I took myself away to a high bar stool at the counter as his arousal levels soared. He was flying all over the sofa. We all continued chatting.

Henry is difficult to read. His face is fairly inscrutable. He barked at me and then became still. His eyes went hard as he stared at me. I looked away.

Then he flew at me. He grabbed my clothes, leaping high to get at my arm (fortunately heavy garments). I sat very still, and quietly asked the man to get his lead. He muzzled him.

Thwarted, Henry was in such a state now that had it not been for the muzzle I know I would have been badly bitten. He charged at me several times while I didn’t react before he was put away in another room for the rest of the evening.

This ‘attack’ had taken the couple completely by surprise – more than it did myself. Although he had recently bitten two people and caused injury, it was two different people who had been looking after him while the family was away. It had never happened to anyone in their own house or in their presence.

These things tend to get worse with each episode. It has escalated from grabbing their ankles to a couple of serious bites of which I could have been a third.

When frustration is making a dog angry, what can you do?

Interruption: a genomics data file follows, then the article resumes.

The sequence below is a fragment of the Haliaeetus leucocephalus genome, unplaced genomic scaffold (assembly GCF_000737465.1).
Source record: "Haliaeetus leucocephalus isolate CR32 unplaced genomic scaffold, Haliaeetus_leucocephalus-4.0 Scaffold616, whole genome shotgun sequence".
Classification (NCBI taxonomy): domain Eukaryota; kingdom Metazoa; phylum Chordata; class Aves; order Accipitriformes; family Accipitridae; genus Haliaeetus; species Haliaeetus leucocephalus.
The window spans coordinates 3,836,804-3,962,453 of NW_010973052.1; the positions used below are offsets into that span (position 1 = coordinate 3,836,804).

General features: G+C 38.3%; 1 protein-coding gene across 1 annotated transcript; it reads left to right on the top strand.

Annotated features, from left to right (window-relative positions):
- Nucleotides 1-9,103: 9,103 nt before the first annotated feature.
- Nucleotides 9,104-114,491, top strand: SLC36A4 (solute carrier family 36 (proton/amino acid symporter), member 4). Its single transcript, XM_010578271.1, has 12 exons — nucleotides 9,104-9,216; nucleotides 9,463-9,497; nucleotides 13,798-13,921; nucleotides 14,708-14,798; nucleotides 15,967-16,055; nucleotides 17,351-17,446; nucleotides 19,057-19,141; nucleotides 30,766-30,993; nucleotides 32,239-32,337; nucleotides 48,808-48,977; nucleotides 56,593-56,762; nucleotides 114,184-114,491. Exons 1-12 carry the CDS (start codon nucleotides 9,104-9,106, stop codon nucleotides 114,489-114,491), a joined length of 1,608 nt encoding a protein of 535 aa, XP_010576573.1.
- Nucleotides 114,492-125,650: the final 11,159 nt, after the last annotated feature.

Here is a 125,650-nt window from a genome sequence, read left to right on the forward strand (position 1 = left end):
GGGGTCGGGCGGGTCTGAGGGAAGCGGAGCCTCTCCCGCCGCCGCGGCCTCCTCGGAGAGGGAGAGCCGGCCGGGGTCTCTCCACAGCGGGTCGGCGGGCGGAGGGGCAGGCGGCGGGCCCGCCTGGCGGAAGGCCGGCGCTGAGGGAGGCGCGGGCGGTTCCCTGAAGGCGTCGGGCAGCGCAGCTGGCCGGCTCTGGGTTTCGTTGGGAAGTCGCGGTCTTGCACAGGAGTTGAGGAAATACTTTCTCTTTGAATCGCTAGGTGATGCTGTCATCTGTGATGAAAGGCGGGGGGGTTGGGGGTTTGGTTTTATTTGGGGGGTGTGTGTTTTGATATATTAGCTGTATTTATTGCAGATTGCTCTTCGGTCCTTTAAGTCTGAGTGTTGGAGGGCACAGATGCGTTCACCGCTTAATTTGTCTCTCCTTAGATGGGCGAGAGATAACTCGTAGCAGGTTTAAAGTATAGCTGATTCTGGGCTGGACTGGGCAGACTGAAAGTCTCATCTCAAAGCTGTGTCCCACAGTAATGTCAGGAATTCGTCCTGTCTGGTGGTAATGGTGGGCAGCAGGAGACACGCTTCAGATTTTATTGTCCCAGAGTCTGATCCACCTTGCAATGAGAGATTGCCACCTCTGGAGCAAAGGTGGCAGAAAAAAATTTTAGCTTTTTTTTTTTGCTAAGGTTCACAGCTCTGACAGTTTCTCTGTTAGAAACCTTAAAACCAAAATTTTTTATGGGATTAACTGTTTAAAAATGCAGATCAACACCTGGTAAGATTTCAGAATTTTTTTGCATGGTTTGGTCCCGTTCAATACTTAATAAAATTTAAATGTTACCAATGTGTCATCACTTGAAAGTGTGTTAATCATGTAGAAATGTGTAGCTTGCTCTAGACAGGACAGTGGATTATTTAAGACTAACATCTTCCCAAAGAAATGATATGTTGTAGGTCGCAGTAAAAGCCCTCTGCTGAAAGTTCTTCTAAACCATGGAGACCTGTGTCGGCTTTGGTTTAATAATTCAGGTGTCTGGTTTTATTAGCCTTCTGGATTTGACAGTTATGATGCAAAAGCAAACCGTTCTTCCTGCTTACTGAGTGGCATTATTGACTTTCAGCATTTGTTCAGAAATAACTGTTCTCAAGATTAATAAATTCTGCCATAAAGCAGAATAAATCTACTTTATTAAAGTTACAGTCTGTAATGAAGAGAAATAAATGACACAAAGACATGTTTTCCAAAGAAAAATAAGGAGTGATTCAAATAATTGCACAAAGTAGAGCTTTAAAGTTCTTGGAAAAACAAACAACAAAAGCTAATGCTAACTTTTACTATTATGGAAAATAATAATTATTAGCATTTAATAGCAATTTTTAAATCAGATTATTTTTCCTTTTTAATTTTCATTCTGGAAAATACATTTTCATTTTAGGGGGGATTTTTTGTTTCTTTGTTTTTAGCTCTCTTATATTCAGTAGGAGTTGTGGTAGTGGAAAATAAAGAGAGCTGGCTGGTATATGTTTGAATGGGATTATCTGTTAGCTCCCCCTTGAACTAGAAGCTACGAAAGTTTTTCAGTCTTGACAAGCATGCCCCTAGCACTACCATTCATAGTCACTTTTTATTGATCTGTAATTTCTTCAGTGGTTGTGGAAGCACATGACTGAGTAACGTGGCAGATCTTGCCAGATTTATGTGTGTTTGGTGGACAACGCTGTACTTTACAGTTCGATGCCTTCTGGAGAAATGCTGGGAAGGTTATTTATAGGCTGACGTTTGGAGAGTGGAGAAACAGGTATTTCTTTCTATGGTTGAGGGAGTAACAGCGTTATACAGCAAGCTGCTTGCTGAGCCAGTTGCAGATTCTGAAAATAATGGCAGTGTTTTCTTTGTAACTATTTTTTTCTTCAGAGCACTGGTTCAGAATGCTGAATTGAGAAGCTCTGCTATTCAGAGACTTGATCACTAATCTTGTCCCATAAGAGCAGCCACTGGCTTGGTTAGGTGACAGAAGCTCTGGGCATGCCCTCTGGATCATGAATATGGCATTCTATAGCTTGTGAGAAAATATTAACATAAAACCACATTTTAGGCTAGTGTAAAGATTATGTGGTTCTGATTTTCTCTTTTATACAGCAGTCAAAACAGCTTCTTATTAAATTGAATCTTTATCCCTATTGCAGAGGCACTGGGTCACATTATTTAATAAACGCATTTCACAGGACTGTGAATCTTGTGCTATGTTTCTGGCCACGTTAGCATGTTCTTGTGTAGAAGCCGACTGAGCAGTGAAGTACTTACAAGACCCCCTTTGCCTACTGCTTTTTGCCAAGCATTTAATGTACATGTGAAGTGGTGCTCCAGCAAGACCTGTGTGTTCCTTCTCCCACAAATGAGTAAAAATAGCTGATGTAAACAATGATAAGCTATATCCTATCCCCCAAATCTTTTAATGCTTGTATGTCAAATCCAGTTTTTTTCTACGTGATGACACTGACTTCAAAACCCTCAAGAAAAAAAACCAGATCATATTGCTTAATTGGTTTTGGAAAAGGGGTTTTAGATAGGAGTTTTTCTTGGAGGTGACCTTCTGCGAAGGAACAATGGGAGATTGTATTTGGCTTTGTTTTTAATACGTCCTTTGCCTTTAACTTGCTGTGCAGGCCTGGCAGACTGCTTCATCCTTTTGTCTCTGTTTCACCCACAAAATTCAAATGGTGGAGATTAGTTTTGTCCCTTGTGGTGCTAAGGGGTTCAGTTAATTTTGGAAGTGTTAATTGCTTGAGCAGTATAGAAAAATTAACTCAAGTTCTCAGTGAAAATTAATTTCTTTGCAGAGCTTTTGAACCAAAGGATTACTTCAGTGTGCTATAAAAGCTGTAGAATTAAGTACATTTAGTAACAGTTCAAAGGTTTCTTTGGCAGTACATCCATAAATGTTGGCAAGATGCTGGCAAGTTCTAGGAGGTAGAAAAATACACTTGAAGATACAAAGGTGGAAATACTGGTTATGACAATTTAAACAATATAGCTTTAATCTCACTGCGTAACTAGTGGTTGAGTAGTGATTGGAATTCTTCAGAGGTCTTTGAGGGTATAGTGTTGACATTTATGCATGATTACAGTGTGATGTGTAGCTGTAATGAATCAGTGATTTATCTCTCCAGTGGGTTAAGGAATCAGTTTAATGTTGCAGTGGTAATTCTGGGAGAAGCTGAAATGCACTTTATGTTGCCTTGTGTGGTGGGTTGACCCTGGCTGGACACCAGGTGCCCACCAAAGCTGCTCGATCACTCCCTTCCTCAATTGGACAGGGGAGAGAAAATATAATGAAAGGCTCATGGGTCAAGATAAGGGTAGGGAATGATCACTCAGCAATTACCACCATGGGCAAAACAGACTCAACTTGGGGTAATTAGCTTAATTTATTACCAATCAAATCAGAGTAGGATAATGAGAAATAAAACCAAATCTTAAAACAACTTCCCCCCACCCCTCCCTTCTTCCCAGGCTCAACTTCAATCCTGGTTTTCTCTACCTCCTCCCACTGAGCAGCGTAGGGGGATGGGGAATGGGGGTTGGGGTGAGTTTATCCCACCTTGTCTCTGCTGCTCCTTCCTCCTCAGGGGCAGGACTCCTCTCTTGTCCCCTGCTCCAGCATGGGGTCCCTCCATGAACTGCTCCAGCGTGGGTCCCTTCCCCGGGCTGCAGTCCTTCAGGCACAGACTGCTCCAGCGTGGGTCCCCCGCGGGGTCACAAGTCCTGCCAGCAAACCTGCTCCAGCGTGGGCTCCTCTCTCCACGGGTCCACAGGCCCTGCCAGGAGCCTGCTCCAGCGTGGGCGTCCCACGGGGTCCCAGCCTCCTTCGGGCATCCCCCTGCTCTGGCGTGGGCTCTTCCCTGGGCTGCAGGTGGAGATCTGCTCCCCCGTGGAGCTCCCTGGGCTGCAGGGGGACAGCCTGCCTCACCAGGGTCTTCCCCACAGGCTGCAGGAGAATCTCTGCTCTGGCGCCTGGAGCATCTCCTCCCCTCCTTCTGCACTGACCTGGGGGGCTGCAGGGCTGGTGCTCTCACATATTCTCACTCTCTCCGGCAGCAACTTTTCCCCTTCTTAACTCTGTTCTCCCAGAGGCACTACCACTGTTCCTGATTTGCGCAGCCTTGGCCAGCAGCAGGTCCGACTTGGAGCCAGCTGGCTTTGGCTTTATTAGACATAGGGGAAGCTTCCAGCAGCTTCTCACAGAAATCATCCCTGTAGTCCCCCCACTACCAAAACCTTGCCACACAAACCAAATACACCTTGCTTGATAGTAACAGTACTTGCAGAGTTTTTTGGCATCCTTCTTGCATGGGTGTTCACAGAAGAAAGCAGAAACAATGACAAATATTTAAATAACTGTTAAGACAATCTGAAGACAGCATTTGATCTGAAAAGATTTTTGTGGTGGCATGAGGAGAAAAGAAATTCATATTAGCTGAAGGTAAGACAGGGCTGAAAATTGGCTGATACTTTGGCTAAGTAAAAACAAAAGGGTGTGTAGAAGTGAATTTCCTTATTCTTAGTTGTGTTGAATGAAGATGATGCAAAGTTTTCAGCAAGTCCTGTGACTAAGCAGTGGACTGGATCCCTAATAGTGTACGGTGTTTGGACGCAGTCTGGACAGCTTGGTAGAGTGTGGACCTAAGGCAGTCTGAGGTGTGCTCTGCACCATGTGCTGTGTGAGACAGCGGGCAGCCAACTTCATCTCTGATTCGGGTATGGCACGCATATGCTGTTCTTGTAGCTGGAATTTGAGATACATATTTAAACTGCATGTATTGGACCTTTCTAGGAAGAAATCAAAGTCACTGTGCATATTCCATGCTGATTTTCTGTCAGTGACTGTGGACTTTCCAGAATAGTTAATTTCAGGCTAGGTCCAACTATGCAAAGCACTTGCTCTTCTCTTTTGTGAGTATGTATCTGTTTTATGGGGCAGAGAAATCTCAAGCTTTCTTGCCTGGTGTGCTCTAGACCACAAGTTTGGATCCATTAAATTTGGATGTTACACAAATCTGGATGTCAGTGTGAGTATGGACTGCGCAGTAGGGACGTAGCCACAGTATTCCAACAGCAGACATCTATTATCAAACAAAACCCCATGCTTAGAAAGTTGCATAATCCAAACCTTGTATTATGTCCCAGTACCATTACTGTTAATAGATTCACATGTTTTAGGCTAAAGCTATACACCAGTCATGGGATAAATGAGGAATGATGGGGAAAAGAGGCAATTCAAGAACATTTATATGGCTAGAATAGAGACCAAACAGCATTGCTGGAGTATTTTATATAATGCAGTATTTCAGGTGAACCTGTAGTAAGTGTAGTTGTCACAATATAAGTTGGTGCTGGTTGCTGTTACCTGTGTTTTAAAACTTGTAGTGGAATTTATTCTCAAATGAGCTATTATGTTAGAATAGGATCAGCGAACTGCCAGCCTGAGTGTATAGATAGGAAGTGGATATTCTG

The gentleman himself admits that, in doing what he thought was best by copying Cesar Millan’s methods, he may have escalated things when Henry got rough. If a dog is highly aroused and getting angry, the sure way to make him worse is to pin him down or scruff him.

Because frustration is causing the anger that is causing the aggression, it’s the frustration that needs dealing with. We need to work on the source.

Reacting to the biting itself with any punishment simply doesn’t work long-term. The person who is strong enough to overwhelm and intimidate the dog has always to be on hand to deal with it. It may temporarily put a lid on it but in no way alters for the better how the dog is feeling.

The only real long-term safe solution is for Henry not to feel the need for frustration and anger.

Of prime importance is for their vet to do some very thorough checks to make sure there isn’t something wrong with Henry to cause the dog to explode so violently with so little provocation.

In one way I am pleased he directed the behaviour to myself.

They had not been present when he had gone for the other two people and they couldn’t imagine him doing so. Now they have seen it for themselves. They have seen what happens when their loving dog flies into a rage and how little provocation he needs.

It’s a good thing they have now witnessed it….

…because they have an eleven-month-old baby who will soon be mobile.